“Life’s a game. All you have to do is know how to play it.” – Unknown
“Life is a game.” “Life is a game.” “Life is a game.” How many times have we heard that now? “Life is a game.” It means we want to win. It means we don’t have to take it seriously. It means some will win and some will lose, or that we’re just here to have fun.
“Life is a game.” With high-definition NPC’s and jerky players and no specific goal and a subjective definition of victory and a million instruction manuals that all contradict each other. With separate story-lines for each character, and different backgrounds and avatars and pasts that we don’t get to choose.
Sure, let’s say life is a big messed up game. What about quitting it then? We’re allowed to quit video games as long as we’re not addicted. We’re allowed to stop any time we want. What about life?
There’s a quit button. It’s called “suicide,” and according to the American Foundation for Suicide Prevention, about 121 people commit suicide each day in the U.S. alone.
Because we lose sight of what really matters. We trap ourselves in certain mindsets and believe all the lies that are thrown in our faces. But then, most of us have at least considered the possibility of suicide, and most of us don’t have the guts to do it. How do you gather the courage to quit?
1 – Forget who you are. Forget that you’re a child of God. Forget that He loves you. Forget that you’re here for a reason, and that you were saved from yourself. Forget amazing grace and your new self.
2 – Forget all the good things in life and everything God has brought you through. Don’t think back to all the good times that make the pain worth it. Don’t think about how you’ve been through worse before, and how you could see God’s hand in it all along once you fought through to the other side. Forget about how your ashes have been turned to beauty in the past; that’s irrelevant now that you’re in a really hard position.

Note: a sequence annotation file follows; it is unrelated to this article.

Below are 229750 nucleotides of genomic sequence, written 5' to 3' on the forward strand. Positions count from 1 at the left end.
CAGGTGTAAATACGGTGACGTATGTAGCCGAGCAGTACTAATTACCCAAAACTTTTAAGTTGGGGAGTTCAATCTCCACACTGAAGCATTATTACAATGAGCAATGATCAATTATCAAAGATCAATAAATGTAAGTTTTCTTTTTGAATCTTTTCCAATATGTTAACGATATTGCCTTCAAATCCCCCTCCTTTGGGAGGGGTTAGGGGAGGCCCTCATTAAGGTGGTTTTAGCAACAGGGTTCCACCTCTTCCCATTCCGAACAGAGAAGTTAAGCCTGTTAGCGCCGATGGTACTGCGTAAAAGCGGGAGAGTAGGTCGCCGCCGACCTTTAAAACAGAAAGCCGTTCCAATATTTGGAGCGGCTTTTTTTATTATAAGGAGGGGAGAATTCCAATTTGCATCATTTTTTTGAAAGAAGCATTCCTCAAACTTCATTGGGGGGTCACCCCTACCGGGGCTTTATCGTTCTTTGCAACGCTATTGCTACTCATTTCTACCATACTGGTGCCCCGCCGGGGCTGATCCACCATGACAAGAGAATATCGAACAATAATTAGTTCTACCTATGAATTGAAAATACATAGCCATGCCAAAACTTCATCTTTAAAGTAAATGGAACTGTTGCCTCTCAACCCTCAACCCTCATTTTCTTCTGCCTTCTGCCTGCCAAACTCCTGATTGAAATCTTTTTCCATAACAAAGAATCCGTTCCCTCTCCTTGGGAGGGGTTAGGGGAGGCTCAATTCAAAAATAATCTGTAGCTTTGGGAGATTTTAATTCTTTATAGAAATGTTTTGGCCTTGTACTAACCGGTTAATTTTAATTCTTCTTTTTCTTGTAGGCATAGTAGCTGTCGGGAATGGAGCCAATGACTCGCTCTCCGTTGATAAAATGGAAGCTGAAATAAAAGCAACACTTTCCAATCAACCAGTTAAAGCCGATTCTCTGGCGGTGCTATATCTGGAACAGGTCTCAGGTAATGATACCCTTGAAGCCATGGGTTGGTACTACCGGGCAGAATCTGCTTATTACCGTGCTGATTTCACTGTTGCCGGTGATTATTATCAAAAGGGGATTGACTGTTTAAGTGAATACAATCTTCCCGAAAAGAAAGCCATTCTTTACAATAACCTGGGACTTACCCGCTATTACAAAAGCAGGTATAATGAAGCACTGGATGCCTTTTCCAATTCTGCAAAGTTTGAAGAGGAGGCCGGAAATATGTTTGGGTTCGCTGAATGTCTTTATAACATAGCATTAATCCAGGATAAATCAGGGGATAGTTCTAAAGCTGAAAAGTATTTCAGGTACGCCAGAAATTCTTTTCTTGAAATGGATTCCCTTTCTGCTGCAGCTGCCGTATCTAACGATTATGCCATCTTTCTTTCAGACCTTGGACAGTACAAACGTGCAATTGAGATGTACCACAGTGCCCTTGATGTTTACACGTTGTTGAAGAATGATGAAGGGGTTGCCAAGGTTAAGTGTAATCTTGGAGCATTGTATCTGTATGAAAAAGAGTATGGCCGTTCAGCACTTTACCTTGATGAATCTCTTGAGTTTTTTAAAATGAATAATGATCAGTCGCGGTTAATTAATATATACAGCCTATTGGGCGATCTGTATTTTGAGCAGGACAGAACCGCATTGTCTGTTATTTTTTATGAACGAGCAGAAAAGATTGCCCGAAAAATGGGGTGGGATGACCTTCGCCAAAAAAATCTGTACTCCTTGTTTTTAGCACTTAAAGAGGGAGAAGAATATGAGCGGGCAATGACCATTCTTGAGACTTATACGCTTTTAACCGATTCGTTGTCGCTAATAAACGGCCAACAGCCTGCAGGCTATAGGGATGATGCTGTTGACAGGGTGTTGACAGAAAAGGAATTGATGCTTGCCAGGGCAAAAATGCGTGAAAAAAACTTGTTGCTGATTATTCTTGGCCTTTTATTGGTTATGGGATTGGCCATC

3 – Focus on everything you can’t control and everything that has gone wrong. This will help a lot in the next step; instead of remembering who’s in control, frantically try to regain control of everything you’re losing. Focus on how you’ve failed or how others have failed or how you can do nothing about what’s going on around you. Do it until your problems are so big that you can see nothing else.
4 – Pity yourself. Don’t have a fighter attitude; you’ll be fighting for nothing. Just give up already and remember that you’re the victim here. Nobody else understands. Accept the fact that no one else has been through what you’re going through, and therefore cannot relate. You’re alone.
5 – Listen to all the negative voices to feed your self-pity. You truly are worthless. No one really does care. Everyone was lying when they said they loved you; everyone is so absorbed in their own lives that they simply don’t have time for poor little you anymore. You’re ugly; you’re stupid; you’re not good enough. These kinds of thoughts put you on the right track to quitting pretty quickly.
6 – Blame either yourself or everyone else. Either you’ve messed up so completely that you can’t be redeemed, or everyone else has screwed up your life for good. Either way, there’s no hope left, and one of you will have to go.
7 – Isolate yourself from others. Community keeps you dangerously in check. Remember how nobody cares about you, you’re fighting by yourself, and everyone is out to get you. Negative thoughts always.
8 – Push away any offers for help because you absolutely have to be strong enough on your own. Fight until you’re pushed down to your knees, and even when you’re down, don’t let your friends or family step in to help. Stay logical. Refuse help even if it kills you.
9 – Keep in mind that you’re too far for help anymore. You can never turn back; it’s too late for you. Redemption doesn’t reach this far, and it isn’t worth it anymore anyway. Nobody cares, nobody hears, and no matter what you do, you can never be forgiven. You can never forgive, either. Just give up.
If you didn’t realize by now, these tips have been the opposite of what we should really be doing, because think about it: suicide is just running away. It’s avoiding what we can’t control and think we can’t handle. It’s quitting. It’s giving up. It’s being too cowardly to face our problems. It’s rationalizing our selfishness because it’s “too hard,” so we leave everyone else behind to deal with the pain and the grief and the problems we couldn’t solve.
And life isn’t a game. The stakes are far too high for that. What if life is everything? What if this is all we have? Are you going to throw it all away because it’s been hard and foggy and your imagination is too limited by pain to see the happy ending you were aiming for?